There are 74 works on the wall. Every one of them is marvelous to my eye. They range from stark simple black and white representations to surreal products of a great imagination with an exuberant sense of colour. Image after image engage your mind with complex worlds wrought with great attention to detail in conveying imaginary worlds. These comics are not my usual world but the exciting visual creativity in their world is something everyone can admire.
I have included a sample below to give you the sense of them but my pics do not give justice to the skill and imagination of this fascinating artist. I loved it. I have also included the gallery sheet for your information.
Exhibitions engage me on many levels. A poetry competition among school students around objects would not be my usual cup of tea. It was at a venue in which there were to other exhibitions I was interested in so I took it in.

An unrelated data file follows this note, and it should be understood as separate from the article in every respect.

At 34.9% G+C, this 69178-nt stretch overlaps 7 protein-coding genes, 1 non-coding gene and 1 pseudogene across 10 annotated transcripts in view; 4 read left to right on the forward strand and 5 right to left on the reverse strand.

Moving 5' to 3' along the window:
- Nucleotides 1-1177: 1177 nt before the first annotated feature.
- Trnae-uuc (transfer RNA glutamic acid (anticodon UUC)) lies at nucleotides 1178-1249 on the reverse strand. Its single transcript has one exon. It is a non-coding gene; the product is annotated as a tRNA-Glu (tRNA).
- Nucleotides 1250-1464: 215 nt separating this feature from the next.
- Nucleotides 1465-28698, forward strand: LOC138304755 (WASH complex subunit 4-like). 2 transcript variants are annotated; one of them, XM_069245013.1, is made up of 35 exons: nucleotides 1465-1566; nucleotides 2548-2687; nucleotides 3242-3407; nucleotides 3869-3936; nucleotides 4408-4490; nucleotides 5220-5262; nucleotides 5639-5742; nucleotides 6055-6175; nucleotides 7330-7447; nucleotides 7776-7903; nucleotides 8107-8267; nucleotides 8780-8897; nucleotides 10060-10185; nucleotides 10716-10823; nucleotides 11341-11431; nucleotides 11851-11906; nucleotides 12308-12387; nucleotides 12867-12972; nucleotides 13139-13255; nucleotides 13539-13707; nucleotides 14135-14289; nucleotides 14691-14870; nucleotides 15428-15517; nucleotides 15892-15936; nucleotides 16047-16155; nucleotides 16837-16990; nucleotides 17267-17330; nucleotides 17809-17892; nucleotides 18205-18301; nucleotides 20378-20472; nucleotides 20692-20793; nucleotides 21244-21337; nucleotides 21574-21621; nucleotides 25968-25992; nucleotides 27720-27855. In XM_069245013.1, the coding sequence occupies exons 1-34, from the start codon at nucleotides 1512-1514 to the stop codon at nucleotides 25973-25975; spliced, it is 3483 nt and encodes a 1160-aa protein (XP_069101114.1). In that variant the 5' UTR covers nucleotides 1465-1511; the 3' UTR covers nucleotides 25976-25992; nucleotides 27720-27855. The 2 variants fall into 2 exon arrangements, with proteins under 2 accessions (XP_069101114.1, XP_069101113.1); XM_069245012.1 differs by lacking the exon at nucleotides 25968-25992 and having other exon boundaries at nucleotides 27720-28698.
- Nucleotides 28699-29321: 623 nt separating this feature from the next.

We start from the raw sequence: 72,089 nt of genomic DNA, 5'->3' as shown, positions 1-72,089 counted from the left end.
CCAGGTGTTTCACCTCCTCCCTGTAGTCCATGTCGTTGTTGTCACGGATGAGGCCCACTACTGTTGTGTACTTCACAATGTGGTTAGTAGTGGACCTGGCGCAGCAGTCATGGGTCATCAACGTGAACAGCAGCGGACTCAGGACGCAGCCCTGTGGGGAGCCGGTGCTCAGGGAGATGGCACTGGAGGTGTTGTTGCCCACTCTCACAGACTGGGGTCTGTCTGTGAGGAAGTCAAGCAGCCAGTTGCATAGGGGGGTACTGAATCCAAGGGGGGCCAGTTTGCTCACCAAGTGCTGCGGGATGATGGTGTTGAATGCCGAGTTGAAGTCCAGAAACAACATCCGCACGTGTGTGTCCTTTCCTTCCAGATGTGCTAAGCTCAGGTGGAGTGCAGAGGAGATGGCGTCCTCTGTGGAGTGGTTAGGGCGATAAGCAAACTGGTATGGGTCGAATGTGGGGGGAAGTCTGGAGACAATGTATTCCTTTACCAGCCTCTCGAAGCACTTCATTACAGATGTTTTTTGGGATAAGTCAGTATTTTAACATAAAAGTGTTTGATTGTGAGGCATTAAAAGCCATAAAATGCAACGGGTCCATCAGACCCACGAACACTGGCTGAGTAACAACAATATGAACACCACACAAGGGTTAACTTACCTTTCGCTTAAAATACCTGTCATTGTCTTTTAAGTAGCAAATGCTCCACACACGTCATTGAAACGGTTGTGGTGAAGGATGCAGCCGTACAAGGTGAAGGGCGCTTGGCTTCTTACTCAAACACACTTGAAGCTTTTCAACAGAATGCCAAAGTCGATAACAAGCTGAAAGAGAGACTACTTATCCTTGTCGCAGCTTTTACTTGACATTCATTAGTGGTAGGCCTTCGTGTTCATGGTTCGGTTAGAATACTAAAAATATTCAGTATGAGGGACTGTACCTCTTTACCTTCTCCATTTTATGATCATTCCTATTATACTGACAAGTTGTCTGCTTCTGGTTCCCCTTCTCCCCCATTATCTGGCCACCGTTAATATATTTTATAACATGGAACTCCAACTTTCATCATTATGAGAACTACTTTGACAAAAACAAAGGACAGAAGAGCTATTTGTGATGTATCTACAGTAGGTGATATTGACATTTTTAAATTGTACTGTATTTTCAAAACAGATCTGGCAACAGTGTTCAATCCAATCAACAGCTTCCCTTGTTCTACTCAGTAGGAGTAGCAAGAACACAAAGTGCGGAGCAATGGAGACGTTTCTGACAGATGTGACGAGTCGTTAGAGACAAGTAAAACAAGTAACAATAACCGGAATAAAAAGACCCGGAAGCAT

The display samples of children’s poetry were on a series of back lit screens in brightly coloured varied fonts. The poems were imaginative and engaging and there were a small sampling of the contribution made by students aged 7 to 17.
I got on the nearby computers and tracked the backers’ site included below and so as a teacher of English to yrs 7 and 8 I am glad I encountered the display.
It was colourful and stimulating but I wish the students were encouraged to match their writing with creating a matching object. There was one object held in a child’s hand but I would have found the pairing more engaging.
To explore this more check things out below: http://redroomcompany.org/projects/poetry-object/
On a quest to visit the Nicholson Museum and the Smart Exhibition at the Sydney University Art Gallery I came across and explored the Macleay Museum on the top floor of a science building. It has been a while since I have been in this type of museum. It is a small space with glass cases around the walls full of stuffed animals, skeletons and other artifacts of the natural world. This museum and an interesting display on the development of Australian tourism on panels in the centre of the room. At the end of the space occupied while I was there with a group of students hearing a lecture on indigenous tools were a set of glass cupboards full of collected specimens of spears and other indigenous tools and cultural artifacts.